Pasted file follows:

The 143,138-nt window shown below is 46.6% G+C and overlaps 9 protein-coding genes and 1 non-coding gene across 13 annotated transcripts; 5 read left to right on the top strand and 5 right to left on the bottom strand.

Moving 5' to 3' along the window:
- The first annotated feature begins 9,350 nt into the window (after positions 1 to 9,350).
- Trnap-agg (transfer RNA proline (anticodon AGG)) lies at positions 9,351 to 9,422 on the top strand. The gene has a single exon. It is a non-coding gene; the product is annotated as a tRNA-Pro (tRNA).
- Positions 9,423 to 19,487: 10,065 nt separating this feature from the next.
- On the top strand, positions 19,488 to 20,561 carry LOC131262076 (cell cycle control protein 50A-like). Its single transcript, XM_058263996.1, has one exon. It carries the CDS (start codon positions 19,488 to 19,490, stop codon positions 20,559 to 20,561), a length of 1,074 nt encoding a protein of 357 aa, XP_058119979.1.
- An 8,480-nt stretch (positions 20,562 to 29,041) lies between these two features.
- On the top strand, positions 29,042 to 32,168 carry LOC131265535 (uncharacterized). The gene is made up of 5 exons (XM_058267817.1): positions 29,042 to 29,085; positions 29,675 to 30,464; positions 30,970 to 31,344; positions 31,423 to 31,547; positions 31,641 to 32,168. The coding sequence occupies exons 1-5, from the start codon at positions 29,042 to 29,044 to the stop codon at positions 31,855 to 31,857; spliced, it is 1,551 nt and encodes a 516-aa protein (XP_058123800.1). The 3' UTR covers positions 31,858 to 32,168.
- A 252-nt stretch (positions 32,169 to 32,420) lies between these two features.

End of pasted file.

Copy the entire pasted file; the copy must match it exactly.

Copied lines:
The 143,138-nt window shown below is 46.6% G+C and overlaps 9 protein-coding genes and 1 non-coding gene across 13 annotated transcripts; 5 read left to right on the top strand and 5 right to left on the bottom strand.

Moving 5' to 3' along the window:
- The first annotated feature begins 9,350 nt into the window (after positions 1 to 9,350).
- Trnap-agg (transfer RNA proline (anticodon AGG)) lies at positions 9,351 to 9,422 on the top strand. The gene has a single exon. It is a non-coding gene; the product is annotated as a tRNA-Pro (tRNA).
- Positions 9,423 to 19,487: 10,065 nt separating this feature from the next.
- On the top strand, positions 19,488 to 20,561 carry LOC131262076 (cell cycle control protein 50A-like). Its single transcript, XM_058263996.1, has one exon. It carries the CDS (start codon positions 19,488 to 19,490, stop codon positions 20,559 to 20,561), a length of 1,074 nt encoding a protein of 357 aa, XP_058119979.1.
- An 8,480-nt stretch (positions 20,562 to 29,041) lies between these two features.
- On the top strand, positions 29,042 to 32,168 carry LOC131265535 (uncharacterized). The gene is made up of 5 exons (XM_058267817.1): positions 29,042 to 29,085; positions 29,675 to 30,464; positions 30,970 to 31,344; positions 31,423 to 31,547; positions 31,641 to 32,168. The coding sequence occupies exons 1-5, from the start codon at positions 29,042 to 29,044 to the stop codon at positions 31,855 to 31,857; spliced, it is 1,551 nt and encodes a 516-aa protein (XP_058123800.1). The 3' UTR covers positions 31,858 to 32,168.
- A 252-nt stretch (positions 32,169 to 32,420) lies between these two features.